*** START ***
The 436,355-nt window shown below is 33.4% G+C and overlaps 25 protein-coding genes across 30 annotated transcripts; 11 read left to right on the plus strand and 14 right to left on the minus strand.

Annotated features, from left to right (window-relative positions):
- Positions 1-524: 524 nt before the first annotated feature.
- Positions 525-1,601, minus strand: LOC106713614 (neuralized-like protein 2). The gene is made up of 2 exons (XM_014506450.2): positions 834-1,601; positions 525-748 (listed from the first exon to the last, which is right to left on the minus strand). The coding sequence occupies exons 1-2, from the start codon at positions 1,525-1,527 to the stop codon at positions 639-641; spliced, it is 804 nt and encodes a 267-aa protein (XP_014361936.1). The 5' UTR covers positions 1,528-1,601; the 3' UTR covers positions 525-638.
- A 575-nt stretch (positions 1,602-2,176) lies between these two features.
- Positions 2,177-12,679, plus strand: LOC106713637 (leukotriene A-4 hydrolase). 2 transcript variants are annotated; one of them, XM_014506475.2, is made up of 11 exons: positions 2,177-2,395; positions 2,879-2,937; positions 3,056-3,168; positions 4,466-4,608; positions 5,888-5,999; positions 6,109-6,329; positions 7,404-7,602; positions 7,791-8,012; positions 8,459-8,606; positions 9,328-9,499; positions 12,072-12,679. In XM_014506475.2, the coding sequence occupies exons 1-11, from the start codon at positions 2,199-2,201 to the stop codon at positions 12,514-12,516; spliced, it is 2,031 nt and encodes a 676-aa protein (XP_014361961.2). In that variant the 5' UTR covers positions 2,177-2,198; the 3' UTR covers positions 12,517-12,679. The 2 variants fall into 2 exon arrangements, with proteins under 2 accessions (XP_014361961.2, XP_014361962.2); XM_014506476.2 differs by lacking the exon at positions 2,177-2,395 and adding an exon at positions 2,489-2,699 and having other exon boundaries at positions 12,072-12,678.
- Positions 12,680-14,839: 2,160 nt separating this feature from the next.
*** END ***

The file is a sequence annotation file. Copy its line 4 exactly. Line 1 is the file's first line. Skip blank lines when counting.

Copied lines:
- Positions 525-1,601, minus strand: LOC106713614 (neuralized-like protein 2). The gene is made up of 2 exons (XM_014506450.2): positions 834-1,601; positions 525-748 (listed from the first exon to the last, which is right to left on the minus strand). The coding sequence occupies exons 1-2, from the start codon at positions 1,525-1,527 to the stop codon at positions 639-641; spliced, it is 804 nt and encodes a 267-aa protein (XP_014361936.1). The 5' UTR covers positions 1,528-1,601; the 3' UTR covers positions 525-638.